In 1947 the Erbs felt led to start an RBC work in northern Minnesota. So, in 1948, single and sold out for the Lord, Mae Heller was appointed the director by the board. Soon after, three other single ladies felt led to come and assist Mae as she desired to continue the effort to reach the children of Wisconsin with the Gospel. The Lord used these four faithful ladies for well over 40 years in the ministry of Rural Bible Crusade to impact thousands of lives for the Lord in the state of Wisconsin. The love and dedication that these four ladies had for the Lord, which played out in their burden to reach children for God, are still felt by many individuals in Wisconsin and all over the world. Mae came to Rural Bible Crusade in 1942, Evelyn in 1945, LaRue in 1949, and Signe in 1953. With the closing of the one room school houses in 1967, efforts and methods to reach the children of Wisconsin had to be focused into other areas such as the Vacation Bible Schools and visiting more churches.

In 1990, Allen and Ellen Thrall were appointed the directors to continue the work of RBC with the help of the board. Mr. Thrall had a unique way of relating to the children and the teens and was able to connect and build relationships with them for the purpose of seeing them saved and discipled. While under the leadership of Mr. Thrall, Rural Bible Crusade of Wisconsin began having teen retreats twice a year for the purpose of continuing to meet with the teens of RBC and discipling them over a weekend of food, fun, fellowship, and digging deeper into God’s Word. Mr. Thrall explained, "Through these retreats we try to encourage the teens to be a strong witness for the Lord, and to ground them in God's Word." The retreats proved to be very spiritually profitable and continue today with RBC teens bringing their friends to be evangelized and hear the Word.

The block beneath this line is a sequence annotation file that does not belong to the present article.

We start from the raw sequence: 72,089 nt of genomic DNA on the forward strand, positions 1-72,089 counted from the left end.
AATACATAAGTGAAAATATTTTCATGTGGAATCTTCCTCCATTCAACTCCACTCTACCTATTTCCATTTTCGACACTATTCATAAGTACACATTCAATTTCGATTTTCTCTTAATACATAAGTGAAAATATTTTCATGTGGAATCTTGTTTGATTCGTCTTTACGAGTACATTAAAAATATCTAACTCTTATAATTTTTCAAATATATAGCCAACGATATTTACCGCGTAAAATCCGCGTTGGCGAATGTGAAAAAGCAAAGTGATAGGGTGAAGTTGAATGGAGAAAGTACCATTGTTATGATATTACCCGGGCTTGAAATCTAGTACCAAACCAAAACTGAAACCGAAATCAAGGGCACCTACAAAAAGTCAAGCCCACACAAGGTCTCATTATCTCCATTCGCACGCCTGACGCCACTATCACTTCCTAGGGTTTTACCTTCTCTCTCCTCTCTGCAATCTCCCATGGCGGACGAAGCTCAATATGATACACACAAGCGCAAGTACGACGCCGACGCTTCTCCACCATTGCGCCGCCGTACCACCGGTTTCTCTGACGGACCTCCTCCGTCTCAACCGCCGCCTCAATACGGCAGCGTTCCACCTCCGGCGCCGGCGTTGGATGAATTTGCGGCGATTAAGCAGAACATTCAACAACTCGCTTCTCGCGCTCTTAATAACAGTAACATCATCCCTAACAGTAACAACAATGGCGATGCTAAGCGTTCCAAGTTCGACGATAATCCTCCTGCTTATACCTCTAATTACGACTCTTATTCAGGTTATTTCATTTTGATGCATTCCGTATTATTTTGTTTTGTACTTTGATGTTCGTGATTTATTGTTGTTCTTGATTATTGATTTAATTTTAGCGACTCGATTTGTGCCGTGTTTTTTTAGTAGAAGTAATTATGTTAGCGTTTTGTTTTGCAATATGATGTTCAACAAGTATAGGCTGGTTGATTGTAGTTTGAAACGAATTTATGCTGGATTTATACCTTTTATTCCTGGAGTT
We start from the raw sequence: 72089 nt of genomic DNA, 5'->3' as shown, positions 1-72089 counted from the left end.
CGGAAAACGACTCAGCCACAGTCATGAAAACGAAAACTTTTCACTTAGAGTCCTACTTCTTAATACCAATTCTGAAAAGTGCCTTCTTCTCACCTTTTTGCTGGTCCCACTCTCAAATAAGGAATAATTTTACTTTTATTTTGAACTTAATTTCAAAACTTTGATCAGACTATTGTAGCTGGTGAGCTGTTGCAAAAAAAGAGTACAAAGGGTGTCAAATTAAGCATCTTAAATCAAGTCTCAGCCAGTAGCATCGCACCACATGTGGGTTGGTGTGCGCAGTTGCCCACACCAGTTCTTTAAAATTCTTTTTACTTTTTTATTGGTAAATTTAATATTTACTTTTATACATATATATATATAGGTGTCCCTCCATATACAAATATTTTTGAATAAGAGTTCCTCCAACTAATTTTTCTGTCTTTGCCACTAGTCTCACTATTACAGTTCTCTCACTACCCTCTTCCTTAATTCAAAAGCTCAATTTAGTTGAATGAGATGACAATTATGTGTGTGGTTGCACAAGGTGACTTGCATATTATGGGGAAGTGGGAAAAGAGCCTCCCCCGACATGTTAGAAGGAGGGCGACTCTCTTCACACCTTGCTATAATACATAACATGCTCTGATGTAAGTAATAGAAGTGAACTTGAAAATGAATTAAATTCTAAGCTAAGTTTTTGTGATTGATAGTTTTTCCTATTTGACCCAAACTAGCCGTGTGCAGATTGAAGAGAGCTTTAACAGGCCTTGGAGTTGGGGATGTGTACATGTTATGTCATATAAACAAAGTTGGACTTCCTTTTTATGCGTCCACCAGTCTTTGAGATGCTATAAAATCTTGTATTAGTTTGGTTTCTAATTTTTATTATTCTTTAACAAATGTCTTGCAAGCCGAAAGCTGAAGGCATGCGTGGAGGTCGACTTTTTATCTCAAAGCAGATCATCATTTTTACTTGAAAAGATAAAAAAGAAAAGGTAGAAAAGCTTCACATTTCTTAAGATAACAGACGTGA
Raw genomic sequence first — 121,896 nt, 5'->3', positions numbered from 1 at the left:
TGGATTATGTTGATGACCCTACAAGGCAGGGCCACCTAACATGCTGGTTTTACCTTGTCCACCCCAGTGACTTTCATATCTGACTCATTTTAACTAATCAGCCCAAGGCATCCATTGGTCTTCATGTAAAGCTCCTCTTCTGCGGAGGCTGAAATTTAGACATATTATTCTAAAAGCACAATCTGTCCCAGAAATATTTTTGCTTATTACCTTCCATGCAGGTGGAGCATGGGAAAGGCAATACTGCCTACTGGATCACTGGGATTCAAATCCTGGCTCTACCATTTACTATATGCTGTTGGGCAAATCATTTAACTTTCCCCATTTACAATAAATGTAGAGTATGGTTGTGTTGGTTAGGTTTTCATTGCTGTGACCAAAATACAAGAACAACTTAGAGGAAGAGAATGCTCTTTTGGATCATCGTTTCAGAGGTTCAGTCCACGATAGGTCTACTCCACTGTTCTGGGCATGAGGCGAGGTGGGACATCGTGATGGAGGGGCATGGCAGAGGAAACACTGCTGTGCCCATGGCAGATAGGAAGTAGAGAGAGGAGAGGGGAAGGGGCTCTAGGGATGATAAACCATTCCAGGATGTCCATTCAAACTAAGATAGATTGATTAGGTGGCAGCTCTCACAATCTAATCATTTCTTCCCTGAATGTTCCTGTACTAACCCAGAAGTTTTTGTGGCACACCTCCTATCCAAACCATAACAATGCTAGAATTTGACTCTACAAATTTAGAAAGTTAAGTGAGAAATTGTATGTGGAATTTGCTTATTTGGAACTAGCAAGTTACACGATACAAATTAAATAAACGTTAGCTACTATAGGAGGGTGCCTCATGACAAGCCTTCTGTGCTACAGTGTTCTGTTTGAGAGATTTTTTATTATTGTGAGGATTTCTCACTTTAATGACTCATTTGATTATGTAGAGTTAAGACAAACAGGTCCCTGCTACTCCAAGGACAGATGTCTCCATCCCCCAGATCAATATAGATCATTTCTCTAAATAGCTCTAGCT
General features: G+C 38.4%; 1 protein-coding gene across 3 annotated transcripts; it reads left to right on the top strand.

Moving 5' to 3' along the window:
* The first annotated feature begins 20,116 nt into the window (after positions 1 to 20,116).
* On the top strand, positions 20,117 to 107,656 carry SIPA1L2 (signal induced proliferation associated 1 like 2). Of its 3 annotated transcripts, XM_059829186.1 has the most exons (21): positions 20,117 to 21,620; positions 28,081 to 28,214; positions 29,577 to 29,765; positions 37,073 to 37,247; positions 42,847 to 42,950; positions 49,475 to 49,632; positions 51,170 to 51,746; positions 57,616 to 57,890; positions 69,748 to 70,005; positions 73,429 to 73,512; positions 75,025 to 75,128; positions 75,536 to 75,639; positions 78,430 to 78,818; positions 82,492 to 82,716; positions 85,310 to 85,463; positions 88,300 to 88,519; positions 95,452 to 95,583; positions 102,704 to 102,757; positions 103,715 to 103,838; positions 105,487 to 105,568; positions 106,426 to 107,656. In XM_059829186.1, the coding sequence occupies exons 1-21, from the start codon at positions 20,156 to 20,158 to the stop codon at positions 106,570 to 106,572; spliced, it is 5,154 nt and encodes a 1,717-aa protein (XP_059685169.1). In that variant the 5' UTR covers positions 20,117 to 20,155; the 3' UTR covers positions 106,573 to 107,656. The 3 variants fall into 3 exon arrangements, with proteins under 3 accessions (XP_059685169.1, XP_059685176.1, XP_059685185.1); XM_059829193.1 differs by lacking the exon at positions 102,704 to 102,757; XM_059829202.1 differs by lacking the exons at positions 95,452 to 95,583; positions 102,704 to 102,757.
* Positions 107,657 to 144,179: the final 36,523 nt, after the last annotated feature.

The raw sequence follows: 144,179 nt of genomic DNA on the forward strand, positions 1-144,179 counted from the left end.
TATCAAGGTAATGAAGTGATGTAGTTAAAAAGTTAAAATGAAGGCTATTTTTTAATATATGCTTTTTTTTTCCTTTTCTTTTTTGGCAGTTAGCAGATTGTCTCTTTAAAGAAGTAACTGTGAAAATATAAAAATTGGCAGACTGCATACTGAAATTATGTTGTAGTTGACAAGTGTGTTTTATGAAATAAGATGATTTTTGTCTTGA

In 2011, Joe and Debra Cable humbly accepted the position of directorship to carry on the burden and passion of all the directors before them that had started with J. Lloyd Hunter: to reach children with the Gospel through Bible verse memory. Our goal- which is very much the same as it has been for the past 70+ years (by the leading of the Lord) - is to present the Gospel to boys and girls through Bible verse memorization. Our goal is to lead boys and girls to a saving knowledge of the Lord Jesus Christ. Our program (which is entirely free) accomplishes this goal through Bible verse memorization and through Bible studies, sent through the mail.

We encourage children throughout Wisconsin to memorize Bible verses as we have outlined in the Bible Memory Program. We give awards to the children as they progress in the memorization of the Scriptures. We offer them a FREE week of summer camp after they have memorized 150 verses. After they have memorized another 150 verses, they receive another FREE week of camp, along with a nice new Bible with their name on it. After learning 300 verses, we begin them on the Mail Box Bible Lessons. They remain on this program, if they so desire, until they are 18 years old. In the Bible studies, emphasis is put on salvation, dedication, and Christian growth. After the young people graduate from high school, we continue our ministry to them by sending them the Our Daily Bread devotional booklet. We continue to do this as long as they desire.

Currently during the summer months, we attempt to reach more boys and girls with the Gospel and the Bible Memory Program through our Vacation Bible School (VBS) program which is conducted at different churches throughout Wisconsin. We send out VBS teachers to areas that have contacted us requesting a Bible school.

Rural Bible Crusade of Wisconsin has, without a doubt, seen the hand of God on the ministry! It is only by God's grace that this ministry has flourished and impacted so many for eternity, and it is only by God’s grace that it will continue to do so.

Through the years, RBC leaders realized that many children were memorizing 250-300 verses but were unable to complete the 500 verses required for camp. So they decided to reduce the required number of verses to 300, and eventually it was lowered to 200, and now 150 verses is the requirement for one week of camp. This gives more children an opportunity to attend summer camp free of charge.

The very first verse in the RBC Bible Memory Program leaflets is what Mr. Hunter called the "Golden Text of the Bible": "For God so loved the world that He gave His only begotten son . . ." John 3:16 - the first verse children involved in Rural Bible Crusade learn today.